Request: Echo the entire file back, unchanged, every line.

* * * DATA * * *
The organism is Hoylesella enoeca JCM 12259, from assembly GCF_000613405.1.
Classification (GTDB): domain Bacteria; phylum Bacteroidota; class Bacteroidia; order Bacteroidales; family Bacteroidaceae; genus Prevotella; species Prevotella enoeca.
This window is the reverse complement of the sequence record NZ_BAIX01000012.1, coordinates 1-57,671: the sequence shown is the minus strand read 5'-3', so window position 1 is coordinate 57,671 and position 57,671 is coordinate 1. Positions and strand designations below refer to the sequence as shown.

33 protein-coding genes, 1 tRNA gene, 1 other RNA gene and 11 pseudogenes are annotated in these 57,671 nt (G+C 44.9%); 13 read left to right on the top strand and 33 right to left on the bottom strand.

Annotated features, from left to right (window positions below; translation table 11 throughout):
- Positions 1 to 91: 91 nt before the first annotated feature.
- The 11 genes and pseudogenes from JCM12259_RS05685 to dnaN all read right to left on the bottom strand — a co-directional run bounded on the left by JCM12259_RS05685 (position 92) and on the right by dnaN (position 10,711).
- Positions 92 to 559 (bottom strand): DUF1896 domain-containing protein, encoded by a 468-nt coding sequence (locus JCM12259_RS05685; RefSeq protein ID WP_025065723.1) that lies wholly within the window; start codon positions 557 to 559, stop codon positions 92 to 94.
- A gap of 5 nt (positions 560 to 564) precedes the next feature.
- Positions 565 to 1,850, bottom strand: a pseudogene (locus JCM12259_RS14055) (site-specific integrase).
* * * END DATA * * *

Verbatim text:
The organism is Hoylesella enoeca JCM 12259, from assembly GCF_000613405.1.
Classification (GTDB): domain Bacteria; phylum Bacteroidota; class Bacteroidia; order Bacteroidales; family Bacteroidaceae; genus Prevotella; species Prevotella enoeca.
This window is the reverse complement of the sequence record NZ_BAIX01000012.1, coordinates 1-57,671: the sequence shown is the minus strand read 5'-3', so window position 1 is coordinate 57,671 and position 57,671 is coordinate 1. Positions and strand designations below refer to the sequence as shown.

33 protein-coding genes, 1 tRNA gene, 1 other RNA gene and 11 pseudogenes are annotated in these 57,671 nt (G+C 44.9%); 13 read left to right on the top strand and 33 right to left on the bottom strand.

Annotated features, from left to right (window positions below; translation table 11 throughout):
- Positions 1 to 91: 91 nt before the first annotated feature.
- The 11 genes and pseudogenes from JCM12259_RS05685 to dnaN all read right to left on the bottom strand — a co-directional run bounded on the left by JCM12259_RS05685 (position 92) and on the right by dnaN (position 10,711).
- Positions 92 to 559 (bottom strand): DUF1896 domain-containing protein, encoded by a 468-nt coding sequence (locus JCM12259_RS05685; RefSeq protein ID WP_025065723.1) that lies wholly within the window; start codon positions 557 to 559, stop codon positions 92 to 94.
- A gap of 5 nt (positions 560 to 564) precedes the next feature.
- Positions 565 to 1,850, bottom strand: a pseudogene (locus JCM12259_RS14055) (site-specific integrase).